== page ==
A leading opponent of plans to lease Allentown’s water and sewer systems challenged “the very foundation” of the city’s rationale for that lease at Wednesday night’s City Council meeting.
Dan Poresky of Allentown reminded council that Mayor Ed Pawlowski repeatedly has said state law prohibits the city from using revenue generated by its water and sewer systems to pay non-water related expenses, including rising pension costs.
Poresky said he got a very different story from Michael Gasbarre, executive director of the Pennsylvania Local Government Commission in Harrisburg.
That commission is a bipartisan state agency that provides research assistance to state legislators, especially on questions pertaining to local government.
According to Poresky, Gasbarre said Allentown should have the ability to use its water revenue as it sees fit. Poresky called that “a real shocker.”
“If it’s true, the rationale for privatizing could be totally undermined,” Poresky told council.
He said Gasbarre told him that, “as a home rule charter city, it is Allentown’s charter, not state laws, that prevails.”
Poresky said he and Gasbarre reviewed the city’s home rule charter and administrative code and found “no provisions that preclude Allentown from transferring water and sewer revenue to other departments.” But he said they did find provisions that permit council to transfer funds. He said Gasbarre “knows of no state regulations that would interfere with doing that.”
Poresky told council the city already is using water revenue for non-water-related expenses: “Of the $30 million the water and sewer department takes in every year, roughly $10 million is used for expenses such as park maintenance, snow removal and many other items.“Why is it we can use water revenue to pay for cutting grass and no one has stopped us?” he asked. “Yet we can’t use that revenue to help with the pension obligation. It makes no sense to me.”
Later Poresky said about 10 percent of the city’s annual general fund expenditures is paid by water revenue. He said Gasbarre told him that’s not been a problem because Allentown is a home rule charter city and “your rules supersede state rules.”
“I’m not taking it as gospel,” said Gary Strathearn, the city’s finance director, in response to the information Poresky provided council. But he added: “We will be more than willing to look into it. I want to go through it all…check out everything Mr. Poresky said.” Strathearn also said he’ll be glad to sit down and talk with Gasbarre.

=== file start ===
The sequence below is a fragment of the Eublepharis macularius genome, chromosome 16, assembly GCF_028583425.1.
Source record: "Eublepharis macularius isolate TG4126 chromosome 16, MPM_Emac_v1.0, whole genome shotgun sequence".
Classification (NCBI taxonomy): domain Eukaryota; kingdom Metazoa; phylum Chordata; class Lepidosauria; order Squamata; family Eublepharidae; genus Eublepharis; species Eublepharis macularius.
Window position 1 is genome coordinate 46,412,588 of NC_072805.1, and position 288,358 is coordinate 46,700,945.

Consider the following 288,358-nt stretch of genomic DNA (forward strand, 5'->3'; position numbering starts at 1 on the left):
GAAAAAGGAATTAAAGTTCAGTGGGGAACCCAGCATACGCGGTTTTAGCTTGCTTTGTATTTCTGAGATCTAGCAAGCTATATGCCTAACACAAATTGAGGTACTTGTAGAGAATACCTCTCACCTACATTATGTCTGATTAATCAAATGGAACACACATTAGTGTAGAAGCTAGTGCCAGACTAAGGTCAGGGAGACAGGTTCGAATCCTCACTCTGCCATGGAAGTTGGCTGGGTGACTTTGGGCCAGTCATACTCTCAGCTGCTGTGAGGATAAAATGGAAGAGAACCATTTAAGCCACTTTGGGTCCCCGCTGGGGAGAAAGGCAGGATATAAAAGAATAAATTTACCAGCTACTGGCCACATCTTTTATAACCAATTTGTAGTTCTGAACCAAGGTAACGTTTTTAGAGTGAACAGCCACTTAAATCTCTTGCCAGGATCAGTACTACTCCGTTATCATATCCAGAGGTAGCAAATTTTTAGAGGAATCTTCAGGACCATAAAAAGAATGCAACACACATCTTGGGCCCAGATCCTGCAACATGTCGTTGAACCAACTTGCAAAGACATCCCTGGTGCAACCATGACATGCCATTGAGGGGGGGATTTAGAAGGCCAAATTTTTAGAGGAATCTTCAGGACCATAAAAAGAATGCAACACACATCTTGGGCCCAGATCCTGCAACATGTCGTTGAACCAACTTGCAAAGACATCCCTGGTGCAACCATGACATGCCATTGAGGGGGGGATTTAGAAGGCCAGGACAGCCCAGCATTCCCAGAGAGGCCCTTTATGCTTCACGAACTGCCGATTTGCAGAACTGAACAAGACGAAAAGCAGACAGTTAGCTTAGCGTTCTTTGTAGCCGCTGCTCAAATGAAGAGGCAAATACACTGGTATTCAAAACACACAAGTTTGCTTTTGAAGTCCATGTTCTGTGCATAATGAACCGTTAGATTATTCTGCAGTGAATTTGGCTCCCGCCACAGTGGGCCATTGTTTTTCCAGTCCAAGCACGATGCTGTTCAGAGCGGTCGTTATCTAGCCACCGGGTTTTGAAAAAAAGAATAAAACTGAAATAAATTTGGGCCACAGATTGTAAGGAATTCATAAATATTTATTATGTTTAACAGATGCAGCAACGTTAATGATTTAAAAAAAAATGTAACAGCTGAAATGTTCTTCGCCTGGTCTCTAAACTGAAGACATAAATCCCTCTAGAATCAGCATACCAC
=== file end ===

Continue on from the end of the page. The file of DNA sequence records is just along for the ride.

Poresky asked members of council how carefully they have reviewed the matter and encouraged them to independently explore it. “As you recall, I stood here more than once and asked you to check into the legality of the mayor’s plan to use a private company to do what he says we can’t do on our own.”
Council member Jeanette Eichenwald described the information Poresky presented as “incredible.”
“I am guilty of accepting what the mayor has told us that we could not use the funds generated by the water and sewer,” she said. “I don’t have enough words to commend you and salute you.”
Based on the “powerful” information” presented by Poresky, Eichenwald, who opposes the water lease, said if council was a jury on a TV show, “at this point we would say ‘case dismissed’.”
She asked Poresky if he is sure about the information. “No, I’m not sure,” he replied. “I’m only saying what I got from one person who happens to be very knowledgeable, who is in a position of really knowing his stuff.”
Poresky stressed it is council’s responsibility to confirm the validity of the information he provided.
Resident Rich Fegley said he doesn’t understand why the administration and city council “can’t straight up answer and say ‘Mr. Poresky is wrong this evening. We’ve reviewed this and we’ve looked at the law and it’s not allowable.’
“This obviously has not been researched at all,” said Fegley. “I wonder how the administration and council can just kind of say ‘oh, we trusted the mayor.’ That’s what I’m hearing and I’m shocked by it. Should we trust anything that’s been presented to us at all? Misinformation has come from the mayor. I’m floored.”
Poresky said he started calling Harrisburg to find out why Pawlowski legally “can get away with using a private company” to do what the mayor says the city can’t do.
Gasbarre told him what the mayor is proposing is legal but that it’s also legal for the city to use that water/sewer revenue for other purposes.
Eichenwald asked two top city administrators at the council meeting, Strathearn and managing director Francis Dougherty, how the city justifies using water and sewer revenues for some things but says that money can’t use it to for pension obligations. She got no direct response.
Strathearn’s answer was that even if water and sewer revenues can be used for pension debt, it will only cover the minimum balance. “It still doesn’t address the $200-plus million unfunded liability that we have, which is getting worse as time goes on. We need in excess of $200 million.”
Both Strathearn and Dougherty promised council they will look into the matter.
“I know we’ve had legal opinions on this,” said Strathearn. “This was raised months ago. It’s been under the microscope. We’re willing to do our homework.”
Council president Julio Guridy told Poresky some of the leading experts in the country have talked to council about the proposed water/sewer lease, but also promised council will check out the information he provided. Guridy said he heard from many other people, not just the mayor, that the city cannot use water/sewer revenues to pay the unfunded pension liability.